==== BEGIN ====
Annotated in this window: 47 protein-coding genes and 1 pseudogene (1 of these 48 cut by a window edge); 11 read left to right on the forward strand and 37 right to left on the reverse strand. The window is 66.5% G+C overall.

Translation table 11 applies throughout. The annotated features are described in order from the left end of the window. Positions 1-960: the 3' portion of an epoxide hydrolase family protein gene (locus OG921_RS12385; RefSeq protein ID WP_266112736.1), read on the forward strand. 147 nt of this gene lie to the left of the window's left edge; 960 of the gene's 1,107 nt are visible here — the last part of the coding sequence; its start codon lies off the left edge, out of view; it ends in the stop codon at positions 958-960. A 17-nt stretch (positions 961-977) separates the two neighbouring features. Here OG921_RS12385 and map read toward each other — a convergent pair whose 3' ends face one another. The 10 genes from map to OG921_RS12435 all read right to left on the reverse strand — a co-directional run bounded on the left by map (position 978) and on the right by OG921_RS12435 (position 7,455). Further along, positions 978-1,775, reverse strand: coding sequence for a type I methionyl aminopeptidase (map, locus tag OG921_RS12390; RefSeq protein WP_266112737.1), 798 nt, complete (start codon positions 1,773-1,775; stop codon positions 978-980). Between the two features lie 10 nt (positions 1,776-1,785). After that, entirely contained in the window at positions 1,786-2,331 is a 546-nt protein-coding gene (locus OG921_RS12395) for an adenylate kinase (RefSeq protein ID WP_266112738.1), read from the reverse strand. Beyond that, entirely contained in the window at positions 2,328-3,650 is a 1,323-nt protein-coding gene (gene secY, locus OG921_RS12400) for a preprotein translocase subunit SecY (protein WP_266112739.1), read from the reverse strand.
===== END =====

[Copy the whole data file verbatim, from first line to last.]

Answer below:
Annotated in this window: 47 protein-coding genes and 1 pseudogene (1 of these 48 cut by a window edge); 11 read left to right on the forward strand and 37 right to left on the reverse strand. The window is 66.5% G+C overall.

Translation table 11 applies throughout. The annotated features are described in order from the left end of the window. Positions 1-960: the 3' portion of an epoxide hydrolase family protein gene (locus OG921_RS12385; RefSeq protein ID WP_266112736.1), read on the forward strand. 147 nt of this gene lie to the left of the window's left edge; 960 of the gene's 1,107 nt are visible here — the last part of the coding sequence; its start codon lies off the left edge, out of view; it ends in the stop codon at positions 958-960. A 17-nt stretch (positions 961-977) separates the two neighbouring features. Here OG921_RS12385 and map read toward each other — a convergent pair whose 3' ends face one another. The 10 genes from map to OG921_RS12435 all read right to left on the reverse strand — a co-directional run bounded on the left by map (position 978) and on the right by OG921_RS12435 (position 7,455). Further along, positions 978-1,775, reverse strand: coding sequence for a type I methionyl aminopeptidase (map, locus tag OG921_RS12390; RefSeq protein WP_266112737.1), 798 nt, complete (start codon positions 1,773-1,775; stop codon positions 978-980). Between the two features lie 10 nt (positions 1,776-1,785). After that, entirely contained in the window at positions 1,786-2,331 is a 546-nt protein-coding gene (locus OG921_RS12395) for an adenylate kinase (RefSeq protein ID WP_266112738.1), read from the reverse strand. Beyond that, entirely contained in the window at positions 2,328-3,650 is a 1,323-nt protein-coding gene (gene secY, locus OG921_RS12400) for a preprotein translocase subunit SecY (protein WP_266112739.1), read from the reverse strand.